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September - remember!

October - all over.

Barbarian Adage

After it was over, though still gusting balefully,

The old woman and I foraged some drier clothes

And left the house, or what was left of it;

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Parts of the roof reached Yucatan, I suppose.

She almost - even then - got blown across lots

At the base of the mountain. But the town, the town!

Wires in the streets and Chinamen up and down

With arms in slings, plaster strewn dense with tiles,

And Cuban doctors, troopers, trucks, loose hens...

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The only building not sagging on its knees,

Fernandez' Hotel, was requisitioned into pens

For cotted Negroes, bandaged to be taken

To Havana on the first boat through. They groaned.

But was there a boat? By the wharf's old site you saw

Two decks unsandwiched, split sixty feet apart

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And a funnel high and dry up near the park

Where a frantic peacock rummaged amid heaped cans.

No one seemed to be able to get a spark

From the world outside, but some rumor blew

That Havana, not to mention poor Batabano,

Was halfway under water with fires

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For some hours since - all wireless down

Of course, there too.

Back at the erstwhile house

We shoveled and sweated; watched the ogre sun

Blister the mountain, stripped now, bare of palm,

Everything - and like the grass as black as patent

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Leather, which the rimed white wind had glazed.

Everything gone - or strewn in riddled grace -

Long tropic roots high in the air, like lace.

And somebody's mule steamed, swaying right by the pump,

Good God! as though his sinking carcass there

Were death predestined! You held your nose already

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along the roads, begging for buzzards, vultures...

The mule stumbled, staggered. I somehow couldn't budge

To lift a stick for pity of his stupor.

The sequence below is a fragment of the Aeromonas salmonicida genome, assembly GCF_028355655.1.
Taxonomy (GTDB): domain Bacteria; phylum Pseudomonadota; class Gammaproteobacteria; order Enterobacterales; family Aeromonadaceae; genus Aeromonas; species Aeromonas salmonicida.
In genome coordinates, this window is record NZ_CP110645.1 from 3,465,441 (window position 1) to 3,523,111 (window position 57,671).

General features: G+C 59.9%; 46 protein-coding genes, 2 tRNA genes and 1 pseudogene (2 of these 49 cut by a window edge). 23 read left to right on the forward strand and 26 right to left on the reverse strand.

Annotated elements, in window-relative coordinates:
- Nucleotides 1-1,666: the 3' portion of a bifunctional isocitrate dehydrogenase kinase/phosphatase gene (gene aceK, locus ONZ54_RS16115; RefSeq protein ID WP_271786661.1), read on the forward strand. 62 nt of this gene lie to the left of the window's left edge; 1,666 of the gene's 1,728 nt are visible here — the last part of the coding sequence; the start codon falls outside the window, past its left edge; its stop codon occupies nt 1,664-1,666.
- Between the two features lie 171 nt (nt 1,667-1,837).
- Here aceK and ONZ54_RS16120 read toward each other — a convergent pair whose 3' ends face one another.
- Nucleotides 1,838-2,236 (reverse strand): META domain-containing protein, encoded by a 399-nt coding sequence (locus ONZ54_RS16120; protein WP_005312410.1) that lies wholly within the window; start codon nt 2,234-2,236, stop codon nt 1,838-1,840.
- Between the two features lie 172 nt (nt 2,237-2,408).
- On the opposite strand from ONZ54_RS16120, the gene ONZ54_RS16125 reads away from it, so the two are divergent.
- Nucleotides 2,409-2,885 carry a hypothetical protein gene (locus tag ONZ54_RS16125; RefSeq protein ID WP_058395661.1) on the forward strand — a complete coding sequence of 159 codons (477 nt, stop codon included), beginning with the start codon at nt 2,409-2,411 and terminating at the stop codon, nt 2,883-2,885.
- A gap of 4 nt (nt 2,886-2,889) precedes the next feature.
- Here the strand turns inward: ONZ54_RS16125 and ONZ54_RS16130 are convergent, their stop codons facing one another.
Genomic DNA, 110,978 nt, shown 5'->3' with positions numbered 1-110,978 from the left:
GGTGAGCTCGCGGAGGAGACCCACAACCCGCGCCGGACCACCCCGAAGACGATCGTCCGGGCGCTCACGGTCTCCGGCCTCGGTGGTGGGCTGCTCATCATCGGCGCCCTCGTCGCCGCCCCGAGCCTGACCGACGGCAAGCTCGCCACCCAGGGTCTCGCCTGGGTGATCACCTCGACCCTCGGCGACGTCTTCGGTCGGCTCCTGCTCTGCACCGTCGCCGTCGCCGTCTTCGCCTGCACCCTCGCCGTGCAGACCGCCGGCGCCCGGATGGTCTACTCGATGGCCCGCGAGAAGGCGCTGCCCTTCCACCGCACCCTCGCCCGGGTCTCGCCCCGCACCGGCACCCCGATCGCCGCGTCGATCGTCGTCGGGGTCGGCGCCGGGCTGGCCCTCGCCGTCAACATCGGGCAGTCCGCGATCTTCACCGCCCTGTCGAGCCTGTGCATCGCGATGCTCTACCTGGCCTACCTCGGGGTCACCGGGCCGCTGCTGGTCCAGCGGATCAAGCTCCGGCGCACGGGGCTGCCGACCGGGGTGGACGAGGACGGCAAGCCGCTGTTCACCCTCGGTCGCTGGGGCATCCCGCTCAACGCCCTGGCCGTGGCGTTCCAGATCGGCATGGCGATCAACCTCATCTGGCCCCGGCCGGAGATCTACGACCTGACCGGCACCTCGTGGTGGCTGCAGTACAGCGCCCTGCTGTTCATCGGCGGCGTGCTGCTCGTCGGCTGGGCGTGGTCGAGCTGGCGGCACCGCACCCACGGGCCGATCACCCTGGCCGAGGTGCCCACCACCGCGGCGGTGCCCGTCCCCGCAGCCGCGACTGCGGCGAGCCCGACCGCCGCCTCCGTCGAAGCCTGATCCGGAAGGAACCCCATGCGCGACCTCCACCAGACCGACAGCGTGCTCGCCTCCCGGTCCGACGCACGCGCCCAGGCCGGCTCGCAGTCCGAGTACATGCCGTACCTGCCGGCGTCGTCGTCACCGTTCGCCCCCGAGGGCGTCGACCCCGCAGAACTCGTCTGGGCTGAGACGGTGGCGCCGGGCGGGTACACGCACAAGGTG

For I

Remember still that strange gratuity of horses

- One ours, and one a stranger, creeping up with dawn

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Out of the bamboo brake through howling sheeted light

When the storm was dying. And Sarah saw them, too -

Sobbed. Yes, now - it's almost over. For they know;

The weather's in their noses. There's Don - but that one, white

- I can't account for him! And true, he stood

Like a vast phantom maned by all that memoried night

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Of screaming rain - Eternity!

Yet water, water!

I beat the dazed mule toward the road. He got that far

And fell dead or dying, but it didn't so much matter.

The morrow's dawn was dense with carrion hazes

Sliding everywhere. Bodies were rushed into graves

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Without ceremony, while hammers pattered in town.

The roads were being cleared, injured brought in

And treated, it seemed. In due time

The President sent down a battleship that baked

Something like two thousand loaves on the way.

Doctors shot ahead from the deck of planes.

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The fever was checked. I stood a long time in Mack's talking

New York with the gobs, Guantanamo, Norfolk, -

Drinking Bacardi and talking U.S.A.

From The Complete Poems and Selected Letters and Prose of Hart Crane by Hart Crane, edited with an introduction and notes by Brom Weber. Used with the permission of Liveright Publishing Corporation. Copyright M-) 1933, 1958, 1966 by Liveright Publishing Corporation.